HR Clinic: Culture guardian angels

As “culture guardians” of their organisations, HR can effect change by shaping better employee experiences, writes MoneySmart's Head of Talent.

Ian Jongho Im

Head of Talent, People and Culture, MoneySmart

My first foray into HR started almost 10 years ago in South Korea. I worked at an international conference organiser where I oversaw recruitment and operational training. But it was not till 2009 that I moved to Singapore to pursue an international HR career.

After three years with a recruitment agency, I was appointed as the talent engagement lead at eBay and drove strategic talent sourcing initiatives, university recruitment, and vendor management. This role also provided me with the opportunity to localise global talent acquisition initiatives in South Korea, India, and China. In 2012, I was hired by INSEAD Business School to build recruitment partnerships with key companies in the technology, media, entertainment, and startup sectors.

In my pursuit of a new work challenge, I decided to leave INSEAD to assess an opportunity with MoneySmart where I’m now not just the Head of the People and Culture team, but also a “culture guardian”. As a culture guardian, I am responsible for cultivating a work environment that fosters great employee experiences and hence, enhance organisational impact.

The key ingredients required for such a work environment include a mission statement, a set of values, as well as mutual trust and respect.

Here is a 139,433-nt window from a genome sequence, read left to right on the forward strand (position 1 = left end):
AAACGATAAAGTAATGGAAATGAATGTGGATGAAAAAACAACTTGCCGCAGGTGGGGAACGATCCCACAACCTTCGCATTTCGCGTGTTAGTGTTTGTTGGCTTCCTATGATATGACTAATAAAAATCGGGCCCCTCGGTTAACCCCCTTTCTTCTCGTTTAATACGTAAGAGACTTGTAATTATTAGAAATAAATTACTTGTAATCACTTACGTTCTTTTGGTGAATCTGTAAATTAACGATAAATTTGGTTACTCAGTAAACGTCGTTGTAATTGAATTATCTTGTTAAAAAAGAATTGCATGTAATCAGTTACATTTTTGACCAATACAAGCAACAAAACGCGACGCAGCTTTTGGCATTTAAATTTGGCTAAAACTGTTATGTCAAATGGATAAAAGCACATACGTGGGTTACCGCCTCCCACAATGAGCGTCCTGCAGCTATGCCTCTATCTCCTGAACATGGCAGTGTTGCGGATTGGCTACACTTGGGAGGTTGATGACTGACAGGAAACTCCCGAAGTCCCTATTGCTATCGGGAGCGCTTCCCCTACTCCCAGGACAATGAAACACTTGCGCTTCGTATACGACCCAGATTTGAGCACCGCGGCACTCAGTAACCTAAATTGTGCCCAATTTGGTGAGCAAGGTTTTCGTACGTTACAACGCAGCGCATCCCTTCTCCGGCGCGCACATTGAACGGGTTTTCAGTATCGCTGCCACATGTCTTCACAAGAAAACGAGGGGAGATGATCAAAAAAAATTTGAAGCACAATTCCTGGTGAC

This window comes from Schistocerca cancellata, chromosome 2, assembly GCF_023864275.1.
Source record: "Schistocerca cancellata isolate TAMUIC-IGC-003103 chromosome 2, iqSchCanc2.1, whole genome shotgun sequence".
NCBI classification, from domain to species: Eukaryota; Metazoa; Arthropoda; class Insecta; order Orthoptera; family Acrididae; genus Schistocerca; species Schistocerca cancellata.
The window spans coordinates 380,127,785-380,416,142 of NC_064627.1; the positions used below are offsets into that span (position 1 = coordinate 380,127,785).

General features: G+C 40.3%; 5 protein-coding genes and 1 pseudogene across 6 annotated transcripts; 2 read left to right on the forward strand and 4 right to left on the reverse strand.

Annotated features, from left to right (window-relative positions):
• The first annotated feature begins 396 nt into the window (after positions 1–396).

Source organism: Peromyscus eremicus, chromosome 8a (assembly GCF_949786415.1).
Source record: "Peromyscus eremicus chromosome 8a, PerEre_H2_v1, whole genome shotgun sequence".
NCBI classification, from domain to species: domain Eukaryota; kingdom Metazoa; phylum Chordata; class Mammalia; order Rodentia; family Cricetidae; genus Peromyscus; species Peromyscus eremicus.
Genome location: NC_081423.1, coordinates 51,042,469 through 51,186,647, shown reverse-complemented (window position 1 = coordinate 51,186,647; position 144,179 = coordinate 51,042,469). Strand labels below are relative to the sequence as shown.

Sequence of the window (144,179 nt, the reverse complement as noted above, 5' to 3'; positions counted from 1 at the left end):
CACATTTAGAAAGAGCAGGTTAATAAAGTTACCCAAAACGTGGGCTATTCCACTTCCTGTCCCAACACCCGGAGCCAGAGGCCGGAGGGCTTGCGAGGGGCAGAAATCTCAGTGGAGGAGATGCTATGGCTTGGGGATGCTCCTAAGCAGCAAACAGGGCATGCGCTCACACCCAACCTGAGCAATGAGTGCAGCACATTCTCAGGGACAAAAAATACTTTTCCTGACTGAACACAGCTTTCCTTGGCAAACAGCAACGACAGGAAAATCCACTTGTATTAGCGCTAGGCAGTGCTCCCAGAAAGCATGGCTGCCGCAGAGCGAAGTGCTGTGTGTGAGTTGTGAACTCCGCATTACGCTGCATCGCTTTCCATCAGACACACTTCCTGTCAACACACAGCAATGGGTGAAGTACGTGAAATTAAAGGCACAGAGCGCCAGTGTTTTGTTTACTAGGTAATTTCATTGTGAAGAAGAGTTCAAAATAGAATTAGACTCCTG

Using my understanding of systems and methodologies from my previous multinational corporation stints to add value to MoneySmart (from reshaping the hiring process to be more inclusive, to ensuring objectivity and fairness in all hiring decisions)  has been nothing short of an enriching experience. It is also extremely rewarding as the People and Culture team is actively involved in creating its own positive legacy for the company.

For example, new employees are provided with a detailed onboarding framework well before their official first day. That way they can take some time to familiarise themselves with the wider MoneySmart team and our operations, so their first day or week becomes less daunting or overwhelming. This is usually typical of multinationals, and something that People teams at startup companies can replicate or adapt.

Similarly, there are other learnings from that big corporate world that can be applied to the rest of the HR process chain – from hiring and assimilation, to retention and development. At MoneySmart, we take career progression very seriously. We have worked with the C-suite team to develop a transparent and detailed framework through which employees can chart their progress.

Part of the process includes a two-way feedback session, so they can obtain a fair assessment and evaluation of their performance, and understand the areas that need improvement.

Above all, it’s crucial for the HR function to closely collaborate with the C-suite team. An organisation’s commitment to employees’ careers and their wellbeing, regardless of the size of the company, needs to be driven from the top. Otherwise, it will lack authenticity. To help upskill the department heads on how to be better managers, our CEO, Vinod Nair, recently conducted a series of interactive training sessions based on the concepts in Radical Candour, written by Kim Scott.

As the company’s culture guardian, HR certainly wields the power to effect change. Serving as a conduit for employee voices to be heard and acted upon, the People and Culture team can consequently shape better employee experiences.

It’s fulfilling that I’m able to play a part in influencing where MoneySmart goes as a business.

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